Have you ever been to one of those school plays where the teacher makes sure every child has a part to play–even if it means casting a few extra trees to stand at the edges of the stage? The cast of characters at an Eagle courts of honor should work much the same, stretching as needed to include special people in the honoree’s life.
Imagine, for example, that your honoree started in one troop and then transferred to another. You could divide the traditional Scoutmaster’s role between the current Scoutmaster and the Scoutmaster of his former troop. That’s a simple change that lets the honoree recognize the leaders who stood at both the beginning and the end of his Eagle trail.
Or say the honoree has a cousin who’s a proud-as-punch new Cub Scout. Just before the presentation of the Eagle badge, he could march down the aisle carrying the badge, parents’ pins, and other recognition items. He would have a close-up view of the ceremony’s climax–and a memory that should spur him on to stand in the same spot a decade hence.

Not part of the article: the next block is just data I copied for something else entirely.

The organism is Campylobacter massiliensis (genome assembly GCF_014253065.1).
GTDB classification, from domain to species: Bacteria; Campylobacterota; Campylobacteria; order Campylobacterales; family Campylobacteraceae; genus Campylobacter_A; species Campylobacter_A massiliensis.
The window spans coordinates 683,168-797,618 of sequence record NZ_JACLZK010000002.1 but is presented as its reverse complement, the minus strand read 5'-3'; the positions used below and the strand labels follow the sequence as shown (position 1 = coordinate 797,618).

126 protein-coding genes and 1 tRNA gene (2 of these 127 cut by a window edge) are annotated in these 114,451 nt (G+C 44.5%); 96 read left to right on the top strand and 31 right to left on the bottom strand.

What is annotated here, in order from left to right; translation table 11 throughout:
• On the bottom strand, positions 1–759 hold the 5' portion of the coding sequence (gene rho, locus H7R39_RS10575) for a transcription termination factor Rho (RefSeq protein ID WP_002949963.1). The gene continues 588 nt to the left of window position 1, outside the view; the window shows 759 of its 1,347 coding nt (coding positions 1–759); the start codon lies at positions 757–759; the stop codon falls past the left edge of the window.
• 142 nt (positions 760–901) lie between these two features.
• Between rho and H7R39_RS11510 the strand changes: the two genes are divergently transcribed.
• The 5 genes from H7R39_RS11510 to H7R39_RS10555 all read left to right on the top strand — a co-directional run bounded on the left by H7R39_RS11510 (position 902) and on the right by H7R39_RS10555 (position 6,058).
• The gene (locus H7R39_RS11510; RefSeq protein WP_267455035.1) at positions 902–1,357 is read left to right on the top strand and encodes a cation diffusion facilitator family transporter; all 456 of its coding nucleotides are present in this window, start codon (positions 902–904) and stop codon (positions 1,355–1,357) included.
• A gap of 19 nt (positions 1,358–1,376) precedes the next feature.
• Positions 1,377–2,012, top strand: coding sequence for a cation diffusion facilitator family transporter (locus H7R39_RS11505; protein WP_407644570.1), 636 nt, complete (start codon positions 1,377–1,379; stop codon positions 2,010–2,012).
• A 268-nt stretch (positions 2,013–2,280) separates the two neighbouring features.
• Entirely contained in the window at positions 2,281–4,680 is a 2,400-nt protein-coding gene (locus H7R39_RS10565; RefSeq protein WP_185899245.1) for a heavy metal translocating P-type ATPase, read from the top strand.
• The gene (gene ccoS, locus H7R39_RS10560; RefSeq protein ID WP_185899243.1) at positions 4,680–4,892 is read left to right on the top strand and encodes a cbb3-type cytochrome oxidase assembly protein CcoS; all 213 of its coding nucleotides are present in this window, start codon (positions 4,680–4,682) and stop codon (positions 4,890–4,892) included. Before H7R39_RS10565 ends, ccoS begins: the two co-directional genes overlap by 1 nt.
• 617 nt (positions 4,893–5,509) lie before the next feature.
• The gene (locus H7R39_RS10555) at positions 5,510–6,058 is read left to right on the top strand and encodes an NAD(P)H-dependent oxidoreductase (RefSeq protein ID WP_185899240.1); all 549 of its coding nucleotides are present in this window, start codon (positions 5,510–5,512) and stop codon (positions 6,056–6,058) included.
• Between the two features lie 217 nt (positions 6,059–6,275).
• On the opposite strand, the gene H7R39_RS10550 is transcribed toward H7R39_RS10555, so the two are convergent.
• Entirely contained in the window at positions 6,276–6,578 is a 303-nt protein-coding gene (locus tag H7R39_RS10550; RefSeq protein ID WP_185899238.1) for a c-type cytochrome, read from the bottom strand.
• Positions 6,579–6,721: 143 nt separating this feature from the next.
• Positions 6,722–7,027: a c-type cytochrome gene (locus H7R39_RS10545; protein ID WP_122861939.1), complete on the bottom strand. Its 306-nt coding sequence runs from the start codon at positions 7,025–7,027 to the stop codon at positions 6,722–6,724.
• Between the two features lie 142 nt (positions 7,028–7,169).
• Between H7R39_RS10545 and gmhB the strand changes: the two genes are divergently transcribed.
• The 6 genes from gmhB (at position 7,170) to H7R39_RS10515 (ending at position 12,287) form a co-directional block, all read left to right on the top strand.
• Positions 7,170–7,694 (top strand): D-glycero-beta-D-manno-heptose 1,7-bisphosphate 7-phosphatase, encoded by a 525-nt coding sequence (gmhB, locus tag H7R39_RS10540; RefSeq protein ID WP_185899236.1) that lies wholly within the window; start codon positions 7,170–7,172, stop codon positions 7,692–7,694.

As you plan your next court of honor, think about who should participate and plan a ceremony that gives them all a part. Just try not to cast them as trees.
For more great ideas, check out my ebook, Showtime: 45 Top Tips from EagleBook.com and The Eagle Court of Honor Book; it costs just $2.99 and is available for immediate download from both EagleBook.com and Amazon.com.